Chris Churchill Saves the World | The Right to Be Ignored
By Chris Churchill
Here in America, we have a lot of rights written into the Constitution. You can own bear arms. Your church can speak to the media. The media can speak about church. You can bring your own snacks into the movies. It’s all in there.
There are also basic human rights that don’t always make it into the founding documents of any particular nation. Controlling your own body. Having a good quality of life. Bringing your own snacks into a hospital.
There’s one right that I don’t hear enough people talking about.
Here’s another one I never hear people talking about: The right to be left alone. The right to be completely ignored.
You know what’s a really nice part of white privilege? Going anywhere at all without getting odd looks or being suspected of maybe thinking about committing a crime. It’s nice. You kind of forget all about it sometimes, when you’re white. I assume a lot of white people never ever think of it. Because they don’t have to. It doesn’t come up.
I see that right ignored for black people all the time. (Of course, I only notice this because I pay too much attention to everyone else.) I don’t even mean it in the following-them-around-the-department-store kind of way. I mean, just in the everyday, on the street, on the sidewalk, in the bathroom, or at the movies kind of way.
Here comes a black guy on the sidewalk. Better smile and make sure he knows you like black people.
Here comes a black woman at the store. Better make sure you’re quick to do some polite gesture to show her you like black people.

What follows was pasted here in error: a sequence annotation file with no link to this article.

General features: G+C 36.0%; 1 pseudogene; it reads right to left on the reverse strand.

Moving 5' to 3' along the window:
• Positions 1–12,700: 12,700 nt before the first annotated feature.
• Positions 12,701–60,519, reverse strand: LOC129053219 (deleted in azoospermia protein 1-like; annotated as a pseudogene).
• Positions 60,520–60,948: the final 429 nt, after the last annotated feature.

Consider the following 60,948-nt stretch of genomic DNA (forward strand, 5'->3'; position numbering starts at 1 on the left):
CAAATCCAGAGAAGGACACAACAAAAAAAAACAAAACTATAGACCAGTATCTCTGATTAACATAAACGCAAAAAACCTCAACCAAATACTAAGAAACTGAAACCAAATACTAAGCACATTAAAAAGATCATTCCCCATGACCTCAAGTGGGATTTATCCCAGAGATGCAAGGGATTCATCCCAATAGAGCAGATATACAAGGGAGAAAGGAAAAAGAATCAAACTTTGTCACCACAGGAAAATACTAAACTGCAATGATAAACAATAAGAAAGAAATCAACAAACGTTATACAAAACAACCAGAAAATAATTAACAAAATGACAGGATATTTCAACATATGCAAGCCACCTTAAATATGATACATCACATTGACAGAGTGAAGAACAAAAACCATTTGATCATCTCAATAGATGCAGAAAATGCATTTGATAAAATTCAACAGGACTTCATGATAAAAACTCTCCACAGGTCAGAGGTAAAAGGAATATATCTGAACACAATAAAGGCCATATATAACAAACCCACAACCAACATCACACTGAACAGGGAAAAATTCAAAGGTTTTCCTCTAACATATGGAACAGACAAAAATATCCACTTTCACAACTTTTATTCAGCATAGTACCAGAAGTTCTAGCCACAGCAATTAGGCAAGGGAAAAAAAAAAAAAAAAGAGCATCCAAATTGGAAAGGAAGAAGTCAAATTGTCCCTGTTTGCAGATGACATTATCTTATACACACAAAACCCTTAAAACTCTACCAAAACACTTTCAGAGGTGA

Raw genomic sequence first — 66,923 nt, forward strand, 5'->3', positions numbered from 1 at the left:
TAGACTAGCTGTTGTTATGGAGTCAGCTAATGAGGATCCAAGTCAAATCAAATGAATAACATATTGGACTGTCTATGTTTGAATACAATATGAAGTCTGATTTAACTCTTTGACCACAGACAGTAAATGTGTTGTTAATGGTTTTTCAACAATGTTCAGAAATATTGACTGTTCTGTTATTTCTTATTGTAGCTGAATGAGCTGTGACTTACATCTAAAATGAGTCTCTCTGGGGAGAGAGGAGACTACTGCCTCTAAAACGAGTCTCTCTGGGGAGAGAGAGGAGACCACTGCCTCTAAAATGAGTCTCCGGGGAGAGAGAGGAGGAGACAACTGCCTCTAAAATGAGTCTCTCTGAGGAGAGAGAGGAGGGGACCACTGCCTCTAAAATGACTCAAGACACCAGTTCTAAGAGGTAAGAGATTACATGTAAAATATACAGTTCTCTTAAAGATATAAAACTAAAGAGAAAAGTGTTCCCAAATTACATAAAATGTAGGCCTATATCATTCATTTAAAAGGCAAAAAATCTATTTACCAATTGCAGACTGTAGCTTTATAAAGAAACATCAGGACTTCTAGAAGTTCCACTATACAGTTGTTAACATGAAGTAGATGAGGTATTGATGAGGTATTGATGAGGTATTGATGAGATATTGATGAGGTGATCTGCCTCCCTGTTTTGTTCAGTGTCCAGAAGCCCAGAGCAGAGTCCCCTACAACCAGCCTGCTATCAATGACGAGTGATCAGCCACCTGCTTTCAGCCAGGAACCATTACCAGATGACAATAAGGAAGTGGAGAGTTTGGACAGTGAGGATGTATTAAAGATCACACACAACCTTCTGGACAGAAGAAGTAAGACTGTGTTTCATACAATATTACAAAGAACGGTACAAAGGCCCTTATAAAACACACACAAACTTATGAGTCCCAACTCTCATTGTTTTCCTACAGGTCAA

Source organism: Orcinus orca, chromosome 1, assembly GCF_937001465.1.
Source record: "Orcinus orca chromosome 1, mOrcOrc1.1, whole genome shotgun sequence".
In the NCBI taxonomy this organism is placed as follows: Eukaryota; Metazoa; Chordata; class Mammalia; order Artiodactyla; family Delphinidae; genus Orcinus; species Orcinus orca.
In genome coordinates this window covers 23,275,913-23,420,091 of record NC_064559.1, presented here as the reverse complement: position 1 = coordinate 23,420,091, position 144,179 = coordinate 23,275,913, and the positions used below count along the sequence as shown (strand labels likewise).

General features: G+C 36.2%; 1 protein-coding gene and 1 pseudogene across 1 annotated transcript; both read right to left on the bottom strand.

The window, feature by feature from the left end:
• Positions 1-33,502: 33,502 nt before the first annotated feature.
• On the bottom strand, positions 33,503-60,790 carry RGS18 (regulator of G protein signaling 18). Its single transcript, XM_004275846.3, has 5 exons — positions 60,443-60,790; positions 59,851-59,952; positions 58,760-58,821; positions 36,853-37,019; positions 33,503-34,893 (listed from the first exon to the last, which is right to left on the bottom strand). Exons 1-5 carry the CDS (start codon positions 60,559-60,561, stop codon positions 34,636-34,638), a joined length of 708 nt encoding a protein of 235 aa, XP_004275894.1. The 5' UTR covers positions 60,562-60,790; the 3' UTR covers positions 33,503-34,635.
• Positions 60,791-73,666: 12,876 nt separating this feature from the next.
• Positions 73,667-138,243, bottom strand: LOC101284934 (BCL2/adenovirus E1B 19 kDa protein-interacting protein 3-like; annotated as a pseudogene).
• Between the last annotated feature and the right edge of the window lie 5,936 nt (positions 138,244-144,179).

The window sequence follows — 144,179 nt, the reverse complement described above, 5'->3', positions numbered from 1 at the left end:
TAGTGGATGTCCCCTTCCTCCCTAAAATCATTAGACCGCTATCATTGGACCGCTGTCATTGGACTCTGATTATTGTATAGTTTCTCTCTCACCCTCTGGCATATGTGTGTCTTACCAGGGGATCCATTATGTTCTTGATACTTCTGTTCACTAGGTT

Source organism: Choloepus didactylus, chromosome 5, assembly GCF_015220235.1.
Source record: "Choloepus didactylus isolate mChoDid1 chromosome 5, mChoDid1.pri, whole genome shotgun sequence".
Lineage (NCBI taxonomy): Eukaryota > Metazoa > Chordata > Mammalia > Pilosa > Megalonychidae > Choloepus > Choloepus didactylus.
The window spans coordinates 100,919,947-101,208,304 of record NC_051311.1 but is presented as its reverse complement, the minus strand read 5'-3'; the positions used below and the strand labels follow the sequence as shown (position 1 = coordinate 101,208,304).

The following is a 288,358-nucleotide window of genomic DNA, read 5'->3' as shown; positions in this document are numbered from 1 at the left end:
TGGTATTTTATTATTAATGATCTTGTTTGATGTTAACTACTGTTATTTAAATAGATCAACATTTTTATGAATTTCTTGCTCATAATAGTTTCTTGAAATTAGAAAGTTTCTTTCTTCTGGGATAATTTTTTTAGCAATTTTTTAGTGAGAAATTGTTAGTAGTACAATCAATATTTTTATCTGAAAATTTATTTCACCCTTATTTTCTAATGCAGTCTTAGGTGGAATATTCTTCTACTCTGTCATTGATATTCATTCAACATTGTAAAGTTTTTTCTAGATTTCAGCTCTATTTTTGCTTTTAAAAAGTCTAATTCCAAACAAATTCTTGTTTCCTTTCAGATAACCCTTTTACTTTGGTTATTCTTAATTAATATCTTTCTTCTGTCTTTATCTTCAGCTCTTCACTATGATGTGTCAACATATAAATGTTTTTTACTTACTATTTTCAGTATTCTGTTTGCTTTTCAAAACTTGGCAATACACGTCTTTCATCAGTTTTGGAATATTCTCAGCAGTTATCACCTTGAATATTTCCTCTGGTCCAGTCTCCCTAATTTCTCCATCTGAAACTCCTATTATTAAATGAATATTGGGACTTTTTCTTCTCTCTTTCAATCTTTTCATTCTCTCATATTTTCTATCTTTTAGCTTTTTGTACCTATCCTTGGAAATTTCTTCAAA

That kind of thing.
Once, I drove a trolley for a pub crawl. It was a birthday party. A bunch of white people and one black guy; their “black friend.” At first, I thought, Cool. The younger generation really doesn’t even think about race anymore. That’s awesome. I found out quickly that I was wrong. All night long, I kept hearing the same white “friend” of the black man making jokes about racism in that sort of Seth MacFarland, “Is it racism or making fun of racism?” sort of way. The references to his race seemed to be the only way he could make conversation with him. I could only imagine how tiring this must be.
“Yeah, man. White people and black people are different. But we’re cool.”
In the previous three examples, if it was a perfect world, wouldn’t the black people have been ignored or at least treated no differently than their white counterparts?
Some people feel the need to constantly acknowledge the supposed other’s otherness. I get it. For some white people, they’re only a generation or two removed from the stinking smog of their parents’ or grandparents’ racism. They are still relieved that they can have a relationship with a person of color but they haven’t quite gotten to the part where they learn how to be a friend to a person of color. The simple trick, “Treat them like another human,” seems to slip by a lot of people.
So why the extra time spent wondering how they might react, what they’re thinking, or what they’re doing? Sometimes, we maybe worry too much about that. Maybe going out of our way to acknowledge them, smile at them, affirm that we’re cool with them — maybe that’s assuming a lot about them.
Even if you’re smiling and laughing, it’s okay to turn away from their picnic in the park if you weren’t invited.
Maybe that’s projecting the idea that they feel differently about you. Maybe we’re worrying too much about controlling their reactions to us. And that’s kind of invasive on a spiritual level.
Relax. Act like a regular person. Not someone who’s trying not to get in trouble.
All people have a right to be left alone.
Black lives matter even when they’re none of your business.